Matrexx 70's specification is decent, and as you might imagine, there's plenty of thought given to third-party cooling. Both the front and top of the chassis can accommodate up to three 120/140mm fans, making it easy to slot in a couple of extra-large radiators, and the top mounts are offset to minimise interference with motherboard components. The case can be made to sparkle when outfitted with elaborate coolers and lots of RGB fans - Deepcool's own build video shows it off to good effect - however while we like the do-it-yourself approach, there are a few areas in which Matrexx 70's foundations could be improved.

Firstly, the bundled rear exhaust is a basic 120mm blower powered by either a three-pin header or Molex. Secondly, there are no rubber grommets on the cable-routing holes, which is always a downer when you're trying to keep things ultra tidy. And thirdly, the front dust filter is cheap and fiddly. The top of the chassis is lined with a magnetic mesh cover, while the bottom features a full-length pull-out filter, but up front it's a thin sheet of mesh that is held in place by 10 tabs that are cumbersome to put in place. We'd have a preferred a rigid filter on the front, too, though in truth, given that the glass front limits airflow to the slim mesh-lined vents on the sides, we reckon end users could do away with the front filter without losing too much sleep.

While we're nit-picking, we're also not entirely sure about the transparent Deepcool branding across the side of the PSU shroud. The idea is to put an RGB strip behind it, but Matrexx 70 doesn't come equipped with the strip as standard, and if users choose not to add one, it looks somewhat odd having transparent branding that's intended to be backlit... but isn't. Speaking of illumination, while the chassis is dark for the most part, the I/O ports are surprisingly bright. Lining the top-right side of the chassis, the selection includes a large power button, two USB 3.0, one USB 2.0, audio and microphone jacks, plus a reset button. Nothing out of the ordinary, however the blue backlight is more vivid than we'd like, and can be distracting depending on how close you sit to the chassis.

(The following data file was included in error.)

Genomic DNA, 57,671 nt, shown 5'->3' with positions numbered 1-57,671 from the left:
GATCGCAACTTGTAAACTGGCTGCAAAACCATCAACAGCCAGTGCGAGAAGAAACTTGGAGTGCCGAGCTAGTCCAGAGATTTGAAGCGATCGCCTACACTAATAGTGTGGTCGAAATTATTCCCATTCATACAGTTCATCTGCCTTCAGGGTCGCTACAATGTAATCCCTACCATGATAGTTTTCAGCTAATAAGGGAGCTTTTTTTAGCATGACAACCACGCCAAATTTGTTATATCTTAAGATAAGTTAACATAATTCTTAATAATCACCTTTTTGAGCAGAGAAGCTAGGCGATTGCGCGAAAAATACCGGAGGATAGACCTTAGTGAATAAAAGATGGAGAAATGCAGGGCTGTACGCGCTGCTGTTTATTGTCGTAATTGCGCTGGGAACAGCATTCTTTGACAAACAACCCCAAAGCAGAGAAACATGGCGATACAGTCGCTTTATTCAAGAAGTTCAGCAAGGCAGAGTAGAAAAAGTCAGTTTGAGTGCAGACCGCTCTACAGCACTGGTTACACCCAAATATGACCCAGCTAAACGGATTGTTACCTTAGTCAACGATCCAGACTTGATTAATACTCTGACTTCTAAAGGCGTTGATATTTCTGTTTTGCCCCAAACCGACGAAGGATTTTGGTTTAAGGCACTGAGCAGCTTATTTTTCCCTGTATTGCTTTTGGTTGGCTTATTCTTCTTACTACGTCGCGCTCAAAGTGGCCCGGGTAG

There are a few small tweaks that Deepcool could make to elevate the Matrexx 70, yet it remains a sleek-and-simple foundation for a powerful build. We like the fact that the side panels slot into inserts before being fastened at the top via thumb screws - no awkward alignment issues here - and the front panel is removed at the press of a button. It's all easy to work with, though we were amused to find the protective film on our review unit's front panel was sandwiched between the glass and plastic rails, making it horribly difficult to remove. A cock-up at the factory on this very early sample, we presume.

Still, all things considered, it's a nice case to build into, with tool-free elements in most of the right places. Having the best part of 30mm behind the motherboard tray is decent for excess cabling, and there are plenty of tie-down points, but do make a bit of effort as too much bulk can cause the rear side panel to bulge in the middle. We encountered few issues installing our AMD Ryzen test platform, and the finished product ultimately looks more expensive than the Matrexx 70 price tag would suggest.